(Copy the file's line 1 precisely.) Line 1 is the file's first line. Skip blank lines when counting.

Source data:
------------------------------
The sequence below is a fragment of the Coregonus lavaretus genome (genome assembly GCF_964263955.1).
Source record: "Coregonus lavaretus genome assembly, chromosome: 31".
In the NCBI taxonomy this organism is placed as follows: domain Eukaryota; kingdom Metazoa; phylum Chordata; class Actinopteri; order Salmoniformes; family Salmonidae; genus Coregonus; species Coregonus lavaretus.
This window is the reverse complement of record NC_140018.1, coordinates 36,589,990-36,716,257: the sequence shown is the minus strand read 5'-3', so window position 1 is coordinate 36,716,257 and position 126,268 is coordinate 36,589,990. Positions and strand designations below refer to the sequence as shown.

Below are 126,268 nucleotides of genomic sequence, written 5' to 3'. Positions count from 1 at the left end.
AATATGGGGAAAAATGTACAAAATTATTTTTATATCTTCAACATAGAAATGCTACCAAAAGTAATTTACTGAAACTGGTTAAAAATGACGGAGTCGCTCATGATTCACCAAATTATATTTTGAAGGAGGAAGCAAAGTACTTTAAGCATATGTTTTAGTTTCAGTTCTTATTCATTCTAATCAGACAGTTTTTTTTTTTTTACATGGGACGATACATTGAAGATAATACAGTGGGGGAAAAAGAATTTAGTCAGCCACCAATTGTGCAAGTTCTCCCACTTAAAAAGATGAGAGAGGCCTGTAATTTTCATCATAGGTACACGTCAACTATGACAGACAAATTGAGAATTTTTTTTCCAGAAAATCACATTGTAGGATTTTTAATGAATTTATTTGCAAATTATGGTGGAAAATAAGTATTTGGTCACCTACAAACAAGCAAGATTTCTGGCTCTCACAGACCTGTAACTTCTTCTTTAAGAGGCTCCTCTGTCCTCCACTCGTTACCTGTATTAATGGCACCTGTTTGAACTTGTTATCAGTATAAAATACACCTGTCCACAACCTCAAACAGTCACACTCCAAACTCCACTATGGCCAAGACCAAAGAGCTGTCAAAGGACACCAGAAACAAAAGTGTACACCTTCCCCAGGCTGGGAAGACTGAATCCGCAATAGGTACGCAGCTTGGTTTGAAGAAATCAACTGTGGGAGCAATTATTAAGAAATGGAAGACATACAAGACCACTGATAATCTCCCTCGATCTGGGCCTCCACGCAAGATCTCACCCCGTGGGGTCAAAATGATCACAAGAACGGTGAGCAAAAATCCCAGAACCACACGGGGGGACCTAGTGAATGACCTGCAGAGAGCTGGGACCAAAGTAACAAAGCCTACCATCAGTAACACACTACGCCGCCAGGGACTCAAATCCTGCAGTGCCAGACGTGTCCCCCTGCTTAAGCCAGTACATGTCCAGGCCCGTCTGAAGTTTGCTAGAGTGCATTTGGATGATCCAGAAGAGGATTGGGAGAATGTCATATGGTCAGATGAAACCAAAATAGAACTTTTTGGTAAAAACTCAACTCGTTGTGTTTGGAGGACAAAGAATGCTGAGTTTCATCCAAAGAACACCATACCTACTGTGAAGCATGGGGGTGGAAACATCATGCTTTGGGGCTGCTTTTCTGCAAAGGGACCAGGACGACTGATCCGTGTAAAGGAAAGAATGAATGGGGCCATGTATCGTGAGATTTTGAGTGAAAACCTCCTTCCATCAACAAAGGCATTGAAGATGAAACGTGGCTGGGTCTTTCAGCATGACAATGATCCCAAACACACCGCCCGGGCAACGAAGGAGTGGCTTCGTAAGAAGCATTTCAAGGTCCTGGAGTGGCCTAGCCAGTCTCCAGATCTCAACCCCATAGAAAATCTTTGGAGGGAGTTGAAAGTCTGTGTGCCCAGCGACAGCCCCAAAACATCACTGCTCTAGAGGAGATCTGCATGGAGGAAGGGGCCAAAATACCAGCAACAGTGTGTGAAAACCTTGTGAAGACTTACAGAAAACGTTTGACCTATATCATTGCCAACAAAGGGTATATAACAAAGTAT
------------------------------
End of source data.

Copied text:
The sequence below is a fragment of the Coregonus lavaretus genome (genome assembly GCF_964263955.1).